Development of Histopathology Subspecialties in Bangladesh

Journal of Histopathology and Cytopathology
July 2018
Volume 2 n 2

Editorial
Development of Histopathology Subspecialties in Bangladesh

*Kamal M

Histopathology has steadily developed in Bangladesh over years.  From a few qualified histopathologists in the early seventies, now more than 200 are working all over the country and are the main pillars of histopathology service and pathology teaching.  They are enormously contributing in surgical pathology and cytopathology services.  Majority are engaged in reporting all kinds of surgical pathology samples.  However, driven by the need of time and personal choices, some have developed interest and skill in reporting demanding specialized fields like nephropathology, gynaecological and breast pathology etc.  Some of them have received formal training in nephropathology, gynaecological pathology, breast pathology, haematolymphoid pathology etc.  They have also acquired skill through working experience, short trainings abroad, workshops and conferences and by maintaining communications with specialists abroad. Seminars and workshops are regularly being arranged by the Bangladesh Academy of Pathology (BAP), Pathology departments of  Bangabandhu Sheikh Mujib Medical University, Dhaka Medical College, Chittagong Medical College, National Institute of Neurosciences, National Institute of Cancer Research & Hospital, Armed Forces Institute of Pathology, Kidney Foundation Hospital and other organizations.   Contribution of expatriate Bangladeshi pathologists who regularly visit Bangladesh and conduct workshops with special theme is also helping in the development of subspecialities.

The field of surgical pathology is conti­nuously evolving with the aim of correct di­agnosis, redefining many entities, changes in diagnostic criteria, detecting prognostic fac­tors,  expansion of cytopathology, incorporation of immunological and genetic studies etc.  It has now become impossible for a single person to have deeper insight in all the subspecialties. Developed countries have already adopted the concept of subspecialties in pathology.   The American Board of Pathology offers primary certification in Anatomic Pathology-Clinical Pathology. This may be combined with some of the subspecialities certifications. Those which are closely related to tissue pathology are Cytopathology, Dermatopathology,  Hematopathology, Neuropathology,Forensic Pathology, Molecular Genetic and Pediatric Pathology. The other important subspecialties are acquired through institutional training depending on the facility available at that centre. One example is the  Massachusetts General Hospital, where the existing surgical pathology subspecialities are ‘Bone and Soft Tissue Pathology, Breast Pathology, Cardiovascular Pathology, Dermatopathology, Head and Neck (ENT), Gastrointestinal Pathology, Genitourinary Pathology, Gynecologic Pathology, Hematopathology, Neuropathology, Obstetric and, Perinatal Pathology, Pulmonary Pathology, Renal Pathology, Advanced Diagnostic Modalities, Flow Cytometry, Electron Microscopy, Immunopathology, Molecular Pathology etc.’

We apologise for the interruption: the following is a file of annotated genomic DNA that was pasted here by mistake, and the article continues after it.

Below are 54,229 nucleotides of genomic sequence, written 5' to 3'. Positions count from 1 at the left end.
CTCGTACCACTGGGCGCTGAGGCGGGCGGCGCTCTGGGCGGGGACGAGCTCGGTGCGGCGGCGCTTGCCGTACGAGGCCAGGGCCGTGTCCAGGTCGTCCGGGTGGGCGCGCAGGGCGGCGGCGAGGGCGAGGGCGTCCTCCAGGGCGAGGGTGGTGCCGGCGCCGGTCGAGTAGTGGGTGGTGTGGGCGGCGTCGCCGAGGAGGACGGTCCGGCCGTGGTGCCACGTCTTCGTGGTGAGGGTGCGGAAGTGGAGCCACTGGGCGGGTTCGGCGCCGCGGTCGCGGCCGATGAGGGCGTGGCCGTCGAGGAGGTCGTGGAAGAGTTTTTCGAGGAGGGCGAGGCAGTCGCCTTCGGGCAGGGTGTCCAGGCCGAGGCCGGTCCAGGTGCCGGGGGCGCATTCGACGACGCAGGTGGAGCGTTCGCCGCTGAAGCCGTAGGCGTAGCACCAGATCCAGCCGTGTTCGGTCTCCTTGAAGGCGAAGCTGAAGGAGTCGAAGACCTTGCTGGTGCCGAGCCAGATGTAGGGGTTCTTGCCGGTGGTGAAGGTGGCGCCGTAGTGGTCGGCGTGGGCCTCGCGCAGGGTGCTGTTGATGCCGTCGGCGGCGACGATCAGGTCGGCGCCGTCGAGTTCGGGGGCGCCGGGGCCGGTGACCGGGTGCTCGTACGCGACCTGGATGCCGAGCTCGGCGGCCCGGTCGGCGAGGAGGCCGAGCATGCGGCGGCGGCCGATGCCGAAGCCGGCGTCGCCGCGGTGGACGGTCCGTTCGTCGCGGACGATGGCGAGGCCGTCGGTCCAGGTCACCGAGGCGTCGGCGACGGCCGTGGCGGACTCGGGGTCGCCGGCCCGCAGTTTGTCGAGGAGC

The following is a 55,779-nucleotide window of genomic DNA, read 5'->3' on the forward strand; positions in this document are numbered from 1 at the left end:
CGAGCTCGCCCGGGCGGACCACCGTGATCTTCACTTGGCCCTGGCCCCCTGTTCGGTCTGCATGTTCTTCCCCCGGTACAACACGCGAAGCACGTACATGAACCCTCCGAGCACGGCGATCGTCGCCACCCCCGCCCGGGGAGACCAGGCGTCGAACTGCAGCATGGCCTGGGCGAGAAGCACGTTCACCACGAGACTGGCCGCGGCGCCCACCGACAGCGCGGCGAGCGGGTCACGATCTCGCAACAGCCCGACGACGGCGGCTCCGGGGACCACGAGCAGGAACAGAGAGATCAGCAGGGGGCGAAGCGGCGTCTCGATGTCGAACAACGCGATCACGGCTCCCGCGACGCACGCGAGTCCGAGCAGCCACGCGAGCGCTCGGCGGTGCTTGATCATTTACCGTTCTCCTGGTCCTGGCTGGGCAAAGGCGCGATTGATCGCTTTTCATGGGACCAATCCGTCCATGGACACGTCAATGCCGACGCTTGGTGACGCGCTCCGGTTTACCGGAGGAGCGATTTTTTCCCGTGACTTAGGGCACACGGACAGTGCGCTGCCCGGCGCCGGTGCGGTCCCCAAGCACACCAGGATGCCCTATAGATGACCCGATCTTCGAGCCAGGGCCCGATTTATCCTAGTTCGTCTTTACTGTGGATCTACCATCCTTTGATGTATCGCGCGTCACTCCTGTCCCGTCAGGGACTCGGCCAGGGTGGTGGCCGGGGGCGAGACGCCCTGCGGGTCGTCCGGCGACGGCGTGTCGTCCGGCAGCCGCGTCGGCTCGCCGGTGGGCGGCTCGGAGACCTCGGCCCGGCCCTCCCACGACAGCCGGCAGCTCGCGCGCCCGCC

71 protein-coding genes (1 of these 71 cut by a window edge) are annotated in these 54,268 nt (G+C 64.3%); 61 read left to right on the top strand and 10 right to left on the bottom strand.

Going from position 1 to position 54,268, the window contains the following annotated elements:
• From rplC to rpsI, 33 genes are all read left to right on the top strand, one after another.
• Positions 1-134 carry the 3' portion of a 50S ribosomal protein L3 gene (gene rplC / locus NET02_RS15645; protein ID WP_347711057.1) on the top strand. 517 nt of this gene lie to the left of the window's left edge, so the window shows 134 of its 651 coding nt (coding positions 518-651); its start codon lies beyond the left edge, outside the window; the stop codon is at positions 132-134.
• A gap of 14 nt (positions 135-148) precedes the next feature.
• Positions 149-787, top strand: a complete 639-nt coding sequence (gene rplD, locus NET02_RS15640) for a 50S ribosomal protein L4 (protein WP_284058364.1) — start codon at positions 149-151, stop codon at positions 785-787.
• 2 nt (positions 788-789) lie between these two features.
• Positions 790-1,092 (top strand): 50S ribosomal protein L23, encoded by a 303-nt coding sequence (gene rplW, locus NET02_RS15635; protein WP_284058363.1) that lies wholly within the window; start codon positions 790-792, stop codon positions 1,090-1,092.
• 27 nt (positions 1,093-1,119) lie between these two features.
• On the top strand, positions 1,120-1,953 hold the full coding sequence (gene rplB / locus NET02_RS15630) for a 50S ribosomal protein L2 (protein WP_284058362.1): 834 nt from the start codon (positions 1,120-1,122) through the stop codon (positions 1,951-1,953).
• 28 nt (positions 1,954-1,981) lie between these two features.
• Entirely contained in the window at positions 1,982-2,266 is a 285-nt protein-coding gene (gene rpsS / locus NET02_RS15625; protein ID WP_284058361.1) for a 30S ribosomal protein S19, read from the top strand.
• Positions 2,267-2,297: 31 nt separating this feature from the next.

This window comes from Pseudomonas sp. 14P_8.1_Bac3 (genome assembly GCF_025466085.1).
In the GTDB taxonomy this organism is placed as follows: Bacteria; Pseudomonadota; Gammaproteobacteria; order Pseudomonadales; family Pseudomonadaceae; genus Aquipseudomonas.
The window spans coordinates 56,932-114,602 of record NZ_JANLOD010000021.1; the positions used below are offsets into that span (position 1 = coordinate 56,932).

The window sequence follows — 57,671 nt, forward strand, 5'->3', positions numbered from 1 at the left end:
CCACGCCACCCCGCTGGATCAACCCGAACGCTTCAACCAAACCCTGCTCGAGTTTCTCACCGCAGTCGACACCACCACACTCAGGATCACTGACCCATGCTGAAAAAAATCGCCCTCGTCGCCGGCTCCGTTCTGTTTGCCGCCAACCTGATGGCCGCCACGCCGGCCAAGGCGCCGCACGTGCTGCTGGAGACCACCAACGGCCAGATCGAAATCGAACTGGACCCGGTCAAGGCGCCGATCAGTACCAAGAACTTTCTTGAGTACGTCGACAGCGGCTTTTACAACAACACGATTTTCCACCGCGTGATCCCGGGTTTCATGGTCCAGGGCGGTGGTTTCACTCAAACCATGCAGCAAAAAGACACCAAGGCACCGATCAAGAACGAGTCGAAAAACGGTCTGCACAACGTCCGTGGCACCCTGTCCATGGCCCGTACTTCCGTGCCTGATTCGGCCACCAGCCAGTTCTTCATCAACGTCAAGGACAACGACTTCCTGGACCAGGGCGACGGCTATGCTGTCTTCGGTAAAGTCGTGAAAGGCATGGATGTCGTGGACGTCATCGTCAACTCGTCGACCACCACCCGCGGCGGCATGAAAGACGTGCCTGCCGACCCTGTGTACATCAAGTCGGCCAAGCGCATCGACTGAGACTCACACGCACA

Each of this subspecialty has a working group led by a senior pathologist, a research component, and provides a framework for collaboration and academic pursuits.  The Royal College of Pathologists, England recognizes three subspecialties of histopathology: Paediatric pathology, neuropathology or forensic pathology. For Bangladesh, we have to plan development of subspecialties in the most demanding fields at the begining as early as possible. For pathologists working in large centres, general surgical pathology combined with one or two subspecialty can be planned at the moment. Emphasis has to be given in fields where we do not have trained personnel at present. Priority can be decided by analysing patients flow.  Some  young dedicated pathologists who  want to build career in a particular  challenging subspecialty (e.g. Neuromuscular / Skin / Hematolymphoid diseases…etc.) may be given full support and encouragement.

Pathologists who are interested in certain fields may be enlisted in the subspeciality development.  The following facilities may be offered:

  • Placement and permanent posting in institutes/units of their respective interest.
  • Given access of books, journals, cases and other material of their interest in other institutes.
  • Formal training abroad.
  • Organising and percipating in workshops/seminar/interdisciplinary meetings with invited guests.
  • Participating in workshops/seminars abroad.
  • Development of specialized facilities in their laboratories and training of laboratory personnel.
  • Encourage research and publications in their subspeciality fields.

Roadmaps with implementation plans have to be developed and get approved by the societies and the stake holders. Bangladesh Academy of Pathology (BAP) along with the Health and Education ministry, and Specialist Professional Associations should cooperate and take steps to formulate and implement the roadmap accordingly.

“Setting goals is the first step in turning the invisible into the visible” -Tony Robbins (American author, entrepreneur, philanthropist and life coach).

*Mohammed Kamal, Professor of Pathology, Bangabandhu Sheikh Mujib Medical University, Dhaka, Bangladesh. kamalzsr@yahoo.com

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